This outreach to gentiles became centered in the city of Antioch, one of the major metropolises of the ancient world. As a result of this evangelistic activity a church came into existence in Antioch – which all started, remember, when God used adverse circumstances to thrust people out of their comfortable routine. It still happens that way today. God can use many things to move Christians out with the gospel; not only persecution, but a new job, an overseas assignment, even a holiday trip. When the apostles back in Jerusalem heard there was this new church in Antioch, they decided to investigate. The man they tapped for their fact-finding mission proved to be a superb choice. He was Barnabas, Paul’s old friend. Actually, “Barnabas” was his nickname. His real name was Joseph, and he was a Jewish convert to Christ from the island of Cyprus (Acts 4:36). But he was such a positive person that everyone called him “the Son of Encouragement,” or “Barnabas,” in Hebrew. When Barnabas got to Antioch, he was thrilled by what he found there: a new fellowship of Jesus’ followers. He immediately launched into his characteristic activity; “he . . . encouraged them all,” Luke reports (11:23). We owe a tremendous debt to this relatively obscure servant of the Lord. Imagine if Barnabas had been skeptical or negative by temperament, instead of positive and encouraging. Think of the consequences. Or what if he had sent back a very critical report to Jerusalem about what was happening in Antioch? But Barnabas was not like that, and as a result, a new mission base was established that would eventually help to spread the Christian faith throughout the entire Roman empire.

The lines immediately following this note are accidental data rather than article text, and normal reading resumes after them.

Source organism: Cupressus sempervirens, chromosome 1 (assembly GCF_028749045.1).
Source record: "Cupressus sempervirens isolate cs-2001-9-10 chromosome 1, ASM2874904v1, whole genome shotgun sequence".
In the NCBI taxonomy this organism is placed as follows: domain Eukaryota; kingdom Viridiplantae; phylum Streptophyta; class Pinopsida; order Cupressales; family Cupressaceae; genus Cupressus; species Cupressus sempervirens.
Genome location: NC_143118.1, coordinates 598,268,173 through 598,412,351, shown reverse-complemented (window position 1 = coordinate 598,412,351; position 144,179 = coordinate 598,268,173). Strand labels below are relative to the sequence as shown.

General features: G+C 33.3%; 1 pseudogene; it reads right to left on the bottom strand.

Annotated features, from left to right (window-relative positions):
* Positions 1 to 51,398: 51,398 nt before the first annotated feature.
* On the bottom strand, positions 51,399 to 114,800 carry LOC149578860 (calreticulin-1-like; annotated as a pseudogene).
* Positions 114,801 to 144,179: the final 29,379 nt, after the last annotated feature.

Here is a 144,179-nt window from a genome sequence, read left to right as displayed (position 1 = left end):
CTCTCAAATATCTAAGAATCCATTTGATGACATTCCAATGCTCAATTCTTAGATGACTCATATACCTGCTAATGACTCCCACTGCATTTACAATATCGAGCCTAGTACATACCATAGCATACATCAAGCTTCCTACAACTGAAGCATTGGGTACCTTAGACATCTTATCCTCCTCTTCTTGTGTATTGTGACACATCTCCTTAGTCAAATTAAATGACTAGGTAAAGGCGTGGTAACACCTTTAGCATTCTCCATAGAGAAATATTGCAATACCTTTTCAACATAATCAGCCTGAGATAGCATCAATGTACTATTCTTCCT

This was not the only contribution Barnabas made to the Christian movement. As the Lord blessed the work in Antioch with great growth, Barnabas began to look around for help. He thought of his old friend Paul, and went over to Tarsus where Paul had been living for the past several years to get him. The team ministry they launched in Antioch was to prove a blessing not only there, but in many places far beyond that were as yet unreached by the gospel.

This church Paul and Barnabas led in Antioch was a significant model of what a Christian community ought to be. From Luke’s brief descriptions in Acts, we can identify at least four characteristics.

First, the church in Antioch was active in witness. We know this from an interesting bit of information Luke offers. It was in Antioch that the disciples became Christians, that is, this was the place where the followers of Jesus were first given the name “Christians.” This was where the term which became the common name for Jesus’ followers originated.

Barnabas went to Tarsus to look for Saul, and when he found him he brought him to Antioch. So for a whole year Barnabas and Saul met with the church and taught great numbers of people. The disciples were called Christians first at Antioch.

Acts 11:25-26